This topic contains 4 replies, has 4 voices, and was last updated by Anonymous 9 years, 2 months ago.
I am looking into the options for an organisation which collects money from various fund-raising activities (including through commercial participator relationships with trading companies) and pays out donations/grants from those funds to other UK charities (all registered). I am intending that my organisation should be registered as a charity in order that it is seen to be reputable and to ensure that the commercial participators’ donations are tax-deductible.
I have however heard that my intended operation does not constitute a ‘charitable purpose’ as the organisation would not ‘do’ anything directly, it would simply make payments to other charities.
This seems quite strange – is this true? I have been unable to find any supporting authority for this…
I also have a question about the commercial participators – they will be selling products on the basis that part of the proceeds will go (through my organisation) to various worthy causes. Do the ‘solicitation statement’ requirements of the Charities Act still apply even if there is not going to be a specific NAMED charity in the promotional literature?
Thanks in advance for any help you can provide.
Yes, fundraising for charity or otherwise helping and supporting a charity is not a charitable objective in law.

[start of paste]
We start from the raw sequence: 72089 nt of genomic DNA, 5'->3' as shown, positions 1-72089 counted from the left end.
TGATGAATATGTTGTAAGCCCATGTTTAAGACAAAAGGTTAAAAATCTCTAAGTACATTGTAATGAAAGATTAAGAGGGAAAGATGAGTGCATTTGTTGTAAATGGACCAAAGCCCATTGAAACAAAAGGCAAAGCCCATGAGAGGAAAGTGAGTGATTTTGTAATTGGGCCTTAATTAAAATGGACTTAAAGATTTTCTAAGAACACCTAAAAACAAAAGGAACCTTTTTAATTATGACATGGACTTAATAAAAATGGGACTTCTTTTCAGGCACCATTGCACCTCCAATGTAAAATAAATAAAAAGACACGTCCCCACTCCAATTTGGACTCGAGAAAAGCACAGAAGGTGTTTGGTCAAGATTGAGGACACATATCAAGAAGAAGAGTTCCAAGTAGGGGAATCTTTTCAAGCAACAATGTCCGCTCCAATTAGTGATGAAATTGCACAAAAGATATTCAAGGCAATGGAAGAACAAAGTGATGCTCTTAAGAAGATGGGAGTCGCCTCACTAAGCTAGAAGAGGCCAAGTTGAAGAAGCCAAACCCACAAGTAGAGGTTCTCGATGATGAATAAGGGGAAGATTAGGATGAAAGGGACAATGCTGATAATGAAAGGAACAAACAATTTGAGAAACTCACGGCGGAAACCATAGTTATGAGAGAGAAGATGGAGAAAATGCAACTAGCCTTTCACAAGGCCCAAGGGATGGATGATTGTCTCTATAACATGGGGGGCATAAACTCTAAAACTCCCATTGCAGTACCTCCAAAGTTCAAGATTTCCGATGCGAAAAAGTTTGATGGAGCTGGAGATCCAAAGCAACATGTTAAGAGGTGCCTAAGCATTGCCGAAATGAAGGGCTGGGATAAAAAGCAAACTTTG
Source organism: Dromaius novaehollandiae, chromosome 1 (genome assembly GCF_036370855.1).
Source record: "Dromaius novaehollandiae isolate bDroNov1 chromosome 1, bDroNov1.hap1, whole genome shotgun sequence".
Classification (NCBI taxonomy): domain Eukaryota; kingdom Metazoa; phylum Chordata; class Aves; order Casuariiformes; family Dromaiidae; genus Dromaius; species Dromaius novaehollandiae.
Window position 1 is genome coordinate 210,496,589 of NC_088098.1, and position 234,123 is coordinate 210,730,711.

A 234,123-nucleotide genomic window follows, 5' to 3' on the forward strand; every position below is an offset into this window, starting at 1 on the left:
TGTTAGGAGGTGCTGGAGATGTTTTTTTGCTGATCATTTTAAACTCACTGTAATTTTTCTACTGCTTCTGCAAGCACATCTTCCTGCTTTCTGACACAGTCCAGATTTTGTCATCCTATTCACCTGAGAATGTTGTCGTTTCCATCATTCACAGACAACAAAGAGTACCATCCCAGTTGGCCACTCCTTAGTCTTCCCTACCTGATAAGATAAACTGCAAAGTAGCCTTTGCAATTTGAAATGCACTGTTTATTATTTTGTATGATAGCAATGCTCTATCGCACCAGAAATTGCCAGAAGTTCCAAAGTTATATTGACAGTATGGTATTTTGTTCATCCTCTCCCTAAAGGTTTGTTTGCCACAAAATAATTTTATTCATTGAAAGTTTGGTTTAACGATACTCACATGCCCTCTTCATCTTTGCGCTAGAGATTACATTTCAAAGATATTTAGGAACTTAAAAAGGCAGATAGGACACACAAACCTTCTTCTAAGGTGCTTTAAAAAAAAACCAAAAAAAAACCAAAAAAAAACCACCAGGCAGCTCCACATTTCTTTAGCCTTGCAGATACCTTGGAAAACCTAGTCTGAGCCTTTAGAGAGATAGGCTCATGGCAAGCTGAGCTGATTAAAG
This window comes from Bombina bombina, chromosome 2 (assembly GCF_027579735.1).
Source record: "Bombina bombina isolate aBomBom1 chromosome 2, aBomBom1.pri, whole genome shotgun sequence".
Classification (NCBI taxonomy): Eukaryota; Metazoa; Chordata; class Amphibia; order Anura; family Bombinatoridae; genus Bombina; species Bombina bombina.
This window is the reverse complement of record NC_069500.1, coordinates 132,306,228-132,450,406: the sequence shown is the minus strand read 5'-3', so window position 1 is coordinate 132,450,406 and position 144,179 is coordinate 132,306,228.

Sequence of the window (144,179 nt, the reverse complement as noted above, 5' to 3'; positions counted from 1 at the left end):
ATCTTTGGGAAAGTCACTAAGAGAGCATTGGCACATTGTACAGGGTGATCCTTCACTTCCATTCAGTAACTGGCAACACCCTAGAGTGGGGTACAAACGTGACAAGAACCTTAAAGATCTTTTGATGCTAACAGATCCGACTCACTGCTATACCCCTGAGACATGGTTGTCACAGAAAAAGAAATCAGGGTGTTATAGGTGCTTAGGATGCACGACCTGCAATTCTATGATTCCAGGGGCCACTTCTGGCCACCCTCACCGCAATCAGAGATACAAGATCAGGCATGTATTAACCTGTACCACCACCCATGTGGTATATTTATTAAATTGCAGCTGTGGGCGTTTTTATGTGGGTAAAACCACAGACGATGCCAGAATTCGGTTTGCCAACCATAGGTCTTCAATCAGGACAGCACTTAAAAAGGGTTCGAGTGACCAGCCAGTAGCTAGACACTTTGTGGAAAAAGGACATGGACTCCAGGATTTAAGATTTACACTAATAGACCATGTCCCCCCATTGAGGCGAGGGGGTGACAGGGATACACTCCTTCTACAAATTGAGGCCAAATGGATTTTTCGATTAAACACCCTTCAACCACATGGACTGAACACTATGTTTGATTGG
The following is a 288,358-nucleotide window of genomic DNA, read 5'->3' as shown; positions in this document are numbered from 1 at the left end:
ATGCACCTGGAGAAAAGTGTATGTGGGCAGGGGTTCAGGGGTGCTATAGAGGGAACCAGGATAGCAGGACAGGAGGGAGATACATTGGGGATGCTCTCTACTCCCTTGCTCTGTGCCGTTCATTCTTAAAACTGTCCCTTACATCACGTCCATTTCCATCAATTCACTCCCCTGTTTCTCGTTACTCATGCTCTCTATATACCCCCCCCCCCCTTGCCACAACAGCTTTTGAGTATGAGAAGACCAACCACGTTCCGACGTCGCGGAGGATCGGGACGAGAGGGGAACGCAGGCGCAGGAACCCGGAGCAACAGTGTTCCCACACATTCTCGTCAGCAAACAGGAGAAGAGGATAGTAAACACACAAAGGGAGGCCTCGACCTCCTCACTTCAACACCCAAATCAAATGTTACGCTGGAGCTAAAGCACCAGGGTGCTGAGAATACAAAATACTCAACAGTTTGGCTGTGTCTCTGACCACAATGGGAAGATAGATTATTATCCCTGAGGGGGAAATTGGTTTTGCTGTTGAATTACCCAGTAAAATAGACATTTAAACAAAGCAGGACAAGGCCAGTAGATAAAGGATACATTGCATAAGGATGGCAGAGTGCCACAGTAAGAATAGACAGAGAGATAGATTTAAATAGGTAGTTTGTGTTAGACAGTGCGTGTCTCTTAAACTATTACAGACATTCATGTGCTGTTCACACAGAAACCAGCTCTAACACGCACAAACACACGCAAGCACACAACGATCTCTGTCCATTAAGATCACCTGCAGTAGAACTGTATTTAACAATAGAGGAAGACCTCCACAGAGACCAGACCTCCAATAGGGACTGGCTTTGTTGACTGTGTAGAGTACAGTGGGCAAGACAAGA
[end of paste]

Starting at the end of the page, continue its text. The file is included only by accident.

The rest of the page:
The Charity Commission sets out the 13 charitable purposes at:
Re commercial participators, my initial thought is that you should make the process as transparent as possible to would-be customers/supporters. You’ll find lots more information and advice from the Institute of Fundraising at
Interestingly I was at a seminar at FOOTSEY (Social Enterprise Yorkshire) yesterday and the guy giving it had tried to set up a charity to do exactly that – and had not been able to. I think he has set up a trading company – along the lines of a Co Ltd by Guarantee which can do that – ie it trades and in line with its memorandum & articles the profits go to to nominated charities (or charities have to apply).
I would investigate this route if I were you.
Collections have to be for a specific charity.
The charity has to have a pre-determined purpose.
Too much scope for defrauding the public otherwise.
Many charitable trusts give grants to other charities – I think it may just be a question of being explicit in your aims for the charity when you set up. I suggest you take a look at the Charity Commission’s website http://www.charitycommision.gov.uk and look under the ‘Charity Framework,’ link for some trusts.
You’ll see that they all list their charitable objectives. I know that some of them don’t actually ‘do,’ anything other than give grants, but this might be me misinterpretting their activities.
Good luck and if you’re looking to give money to a worthy cause, I wouldn’t be doing my job as a fundraiser if I didn’t suggest the charity I work for! 🙂 If you’re interested in finding out about our work, please do email me at email@example.com.
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